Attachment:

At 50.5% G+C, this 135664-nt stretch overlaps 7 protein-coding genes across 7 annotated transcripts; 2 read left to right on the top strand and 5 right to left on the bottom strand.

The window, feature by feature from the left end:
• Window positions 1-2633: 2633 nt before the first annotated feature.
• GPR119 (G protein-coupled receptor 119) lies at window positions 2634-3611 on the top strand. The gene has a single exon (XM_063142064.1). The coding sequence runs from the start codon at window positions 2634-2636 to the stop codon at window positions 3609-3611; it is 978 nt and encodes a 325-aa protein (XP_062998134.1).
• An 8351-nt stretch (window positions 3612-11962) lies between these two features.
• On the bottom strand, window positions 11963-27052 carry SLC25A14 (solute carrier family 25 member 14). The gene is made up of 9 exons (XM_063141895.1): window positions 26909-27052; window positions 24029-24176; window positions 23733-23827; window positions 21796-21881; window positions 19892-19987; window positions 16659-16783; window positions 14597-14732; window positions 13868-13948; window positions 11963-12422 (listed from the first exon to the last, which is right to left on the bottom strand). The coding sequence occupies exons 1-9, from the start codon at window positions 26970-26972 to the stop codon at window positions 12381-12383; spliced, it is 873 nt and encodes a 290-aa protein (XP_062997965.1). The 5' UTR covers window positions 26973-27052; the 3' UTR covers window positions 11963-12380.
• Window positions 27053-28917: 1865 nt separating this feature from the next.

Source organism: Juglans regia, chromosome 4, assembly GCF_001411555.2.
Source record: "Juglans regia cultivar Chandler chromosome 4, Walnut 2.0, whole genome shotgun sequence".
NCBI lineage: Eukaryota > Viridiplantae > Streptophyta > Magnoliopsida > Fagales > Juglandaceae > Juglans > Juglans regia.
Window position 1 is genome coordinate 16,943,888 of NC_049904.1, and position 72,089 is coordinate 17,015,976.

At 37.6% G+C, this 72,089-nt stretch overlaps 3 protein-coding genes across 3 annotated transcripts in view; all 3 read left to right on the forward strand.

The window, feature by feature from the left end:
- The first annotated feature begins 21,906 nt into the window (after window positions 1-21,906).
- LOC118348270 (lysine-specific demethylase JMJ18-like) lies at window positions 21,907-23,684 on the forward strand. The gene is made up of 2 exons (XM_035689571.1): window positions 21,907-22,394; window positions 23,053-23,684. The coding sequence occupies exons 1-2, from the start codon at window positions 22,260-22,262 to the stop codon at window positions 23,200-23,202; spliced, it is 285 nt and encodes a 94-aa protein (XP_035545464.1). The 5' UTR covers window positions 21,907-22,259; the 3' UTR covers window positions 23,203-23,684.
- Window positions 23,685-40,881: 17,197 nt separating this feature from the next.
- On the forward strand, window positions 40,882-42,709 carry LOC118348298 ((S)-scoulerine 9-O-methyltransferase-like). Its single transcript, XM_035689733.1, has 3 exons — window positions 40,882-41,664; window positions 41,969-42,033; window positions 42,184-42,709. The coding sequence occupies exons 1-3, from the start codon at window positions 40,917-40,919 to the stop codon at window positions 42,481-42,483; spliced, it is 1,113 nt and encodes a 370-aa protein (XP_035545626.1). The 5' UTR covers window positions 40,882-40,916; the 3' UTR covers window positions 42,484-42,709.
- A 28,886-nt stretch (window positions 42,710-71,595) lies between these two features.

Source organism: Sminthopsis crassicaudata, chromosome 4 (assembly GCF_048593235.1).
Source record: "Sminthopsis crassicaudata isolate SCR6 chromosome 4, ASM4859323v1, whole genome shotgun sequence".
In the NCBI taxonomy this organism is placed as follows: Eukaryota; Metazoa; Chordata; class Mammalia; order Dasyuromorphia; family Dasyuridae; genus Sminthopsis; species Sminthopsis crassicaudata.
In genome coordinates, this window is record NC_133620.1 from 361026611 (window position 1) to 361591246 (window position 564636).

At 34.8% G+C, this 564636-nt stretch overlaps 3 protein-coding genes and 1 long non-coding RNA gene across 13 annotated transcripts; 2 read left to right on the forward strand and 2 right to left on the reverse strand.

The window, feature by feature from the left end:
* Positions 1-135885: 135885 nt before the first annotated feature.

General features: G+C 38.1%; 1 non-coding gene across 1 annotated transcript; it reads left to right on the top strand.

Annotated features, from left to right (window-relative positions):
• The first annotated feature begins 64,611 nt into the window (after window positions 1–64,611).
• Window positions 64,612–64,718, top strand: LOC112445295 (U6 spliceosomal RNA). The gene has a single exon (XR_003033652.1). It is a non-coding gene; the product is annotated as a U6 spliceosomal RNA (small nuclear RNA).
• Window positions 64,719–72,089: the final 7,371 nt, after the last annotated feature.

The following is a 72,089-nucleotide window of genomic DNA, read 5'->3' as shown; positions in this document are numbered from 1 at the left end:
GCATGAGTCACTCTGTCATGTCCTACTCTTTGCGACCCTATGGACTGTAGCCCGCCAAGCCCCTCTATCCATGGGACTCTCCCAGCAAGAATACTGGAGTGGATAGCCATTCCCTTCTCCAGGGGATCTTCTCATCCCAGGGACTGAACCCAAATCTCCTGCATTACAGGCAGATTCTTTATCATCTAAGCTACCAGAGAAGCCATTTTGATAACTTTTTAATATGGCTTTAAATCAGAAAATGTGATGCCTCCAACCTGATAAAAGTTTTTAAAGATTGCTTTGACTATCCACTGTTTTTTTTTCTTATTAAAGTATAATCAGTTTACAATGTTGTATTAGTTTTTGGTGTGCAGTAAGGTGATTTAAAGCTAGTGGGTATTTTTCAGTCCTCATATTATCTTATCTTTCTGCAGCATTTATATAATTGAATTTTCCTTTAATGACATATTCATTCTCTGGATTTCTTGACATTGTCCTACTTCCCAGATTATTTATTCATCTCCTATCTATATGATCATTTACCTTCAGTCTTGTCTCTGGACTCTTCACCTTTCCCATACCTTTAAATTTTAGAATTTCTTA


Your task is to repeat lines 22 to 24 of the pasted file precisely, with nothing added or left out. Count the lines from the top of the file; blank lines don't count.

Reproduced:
In genome coordinates, this window is record NC_133620.1 from 361026611 (window position 1) to 361591246 (window position 564636).

At 34.8% G+C, this 564636-nt stretch overlaps 3 protein-coding genes and 1 long non-coding RNA gene across 13 annotated transcripts; 2 read left to right on the forward strand and 2 right to left on the reverse strand.

The window, feature by feature from the left end: